From: Jim Steitz
***The specific commercial and contractual relationships for which corporations are established with special powers should are inherently abused when the same corporations repurpose themselves, and their funds thus acquired, to political ends. Allowing publicly traded corporations that have none of the social, physical, psychological, or other limitations of actual human beings to exercise political influence in the human realm is a fundamental confusion of categories that SEC must correct in its role as overseer of corporations. Please pass a robust rule on political spending disclosure, now and prevent the massive commercial powers of for-profit corporations from being leveraged into political powers beyond the reach of any citizen.***
Iím writing as a member of the public and a retail investor in response to the SECís request for comments on S7-06-16.
Investors deserve to know the ways corporations are buying elections, polluting our environment, affecting our economy, and more. And while corporations have little to no accountability to even their shareholders, disclosure is one solution that requires companies to consider the consequences Ė and the interests of their shareholders -- before making decisions that affect their shareholders and regular Americans.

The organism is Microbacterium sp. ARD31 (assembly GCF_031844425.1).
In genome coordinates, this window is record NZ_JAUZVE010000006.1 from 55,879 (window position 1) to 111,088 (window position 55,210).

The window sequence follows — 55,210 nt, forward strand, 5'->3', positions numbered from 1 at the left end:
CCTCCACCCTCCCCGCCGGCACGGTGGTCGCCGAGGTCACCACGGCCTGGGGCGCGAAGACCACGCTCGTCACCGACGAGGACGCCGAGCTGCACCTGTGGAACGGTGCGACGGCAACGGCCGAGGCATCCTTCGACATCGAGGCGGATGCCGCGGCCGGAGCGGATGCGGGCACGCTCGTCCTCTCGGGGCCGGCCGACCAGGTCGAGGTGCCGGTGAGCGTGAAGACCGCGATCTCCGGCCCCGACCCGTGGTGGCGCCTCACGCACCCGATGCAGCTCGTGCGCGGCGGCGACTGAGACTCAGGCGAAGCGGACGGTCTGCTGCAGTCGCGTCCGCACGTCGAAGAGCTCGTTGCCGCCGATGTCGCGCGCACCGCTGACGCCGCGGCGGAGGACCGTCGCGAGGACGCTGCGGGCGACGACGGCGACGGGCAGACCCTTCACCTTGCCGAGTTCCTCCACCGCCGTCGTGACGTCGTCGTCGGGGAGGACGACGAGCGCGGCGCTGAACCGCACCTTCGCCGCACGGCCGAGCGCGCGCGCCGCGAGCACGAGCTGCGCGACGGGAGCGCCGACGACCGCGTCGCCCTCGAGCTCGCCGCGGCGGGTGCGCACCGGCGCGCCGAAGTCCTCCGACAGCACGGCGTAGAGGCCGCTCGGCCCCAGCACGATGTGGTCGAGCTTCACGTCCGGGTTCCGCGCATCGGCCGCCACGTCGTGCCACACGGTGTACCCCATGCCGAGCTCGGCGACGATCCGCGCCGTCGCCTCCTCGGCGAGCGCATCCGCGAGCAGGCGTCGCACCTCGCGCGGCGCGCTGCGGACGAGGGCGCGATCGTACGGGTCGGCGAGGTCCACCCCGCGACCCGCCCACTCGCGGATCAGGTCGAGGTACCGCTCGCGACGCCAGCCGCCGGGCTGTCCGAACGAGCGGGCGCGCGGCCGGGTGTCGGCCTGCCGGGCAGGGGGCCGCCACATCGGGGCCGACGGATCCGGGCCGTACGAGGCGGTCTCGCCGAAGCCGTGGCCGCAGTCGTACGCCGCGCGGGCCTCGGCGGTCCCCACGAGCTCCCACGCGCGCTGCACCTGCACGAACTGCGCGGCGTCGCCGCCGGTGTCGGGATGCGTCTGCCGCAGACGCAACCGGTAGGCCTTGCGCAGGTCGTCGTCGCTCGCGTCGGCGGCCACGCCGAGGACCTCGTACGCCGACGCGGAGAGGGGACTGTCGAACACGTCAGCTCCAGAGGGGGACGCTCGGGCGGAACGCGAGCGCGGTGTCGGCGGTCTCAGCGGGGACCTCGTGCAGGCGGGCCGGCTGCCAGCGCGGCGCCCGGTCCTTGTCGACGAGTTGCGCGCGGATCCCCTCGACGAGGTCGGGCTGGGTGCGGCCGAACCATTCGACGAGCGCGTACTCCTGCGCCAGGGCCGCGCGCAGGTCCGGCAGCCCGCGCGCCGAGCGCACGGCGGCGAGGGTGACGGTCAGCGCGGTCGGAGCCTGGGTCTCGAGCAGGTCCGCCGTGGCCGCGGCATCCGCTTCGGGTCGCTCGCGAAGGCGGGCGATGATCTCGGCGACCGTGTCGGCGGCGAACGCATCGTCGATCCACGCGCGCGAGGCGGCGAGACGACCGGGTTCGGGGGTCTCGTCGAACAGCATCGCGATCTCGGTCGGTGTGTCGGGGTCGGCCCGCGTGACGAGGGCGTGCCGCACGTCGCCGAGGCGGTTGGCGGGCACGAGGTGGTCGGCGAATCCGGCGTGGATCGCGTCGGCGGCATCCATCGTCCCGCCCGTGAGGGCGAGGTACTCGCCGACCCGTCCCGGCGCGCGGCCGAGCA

Itís time for corporations to be honest with their investors and the American people.
Public corporations should at a minimum be required to:
1. Disclose their political spending.
We need to end the secrecy and give investors the information they deserve.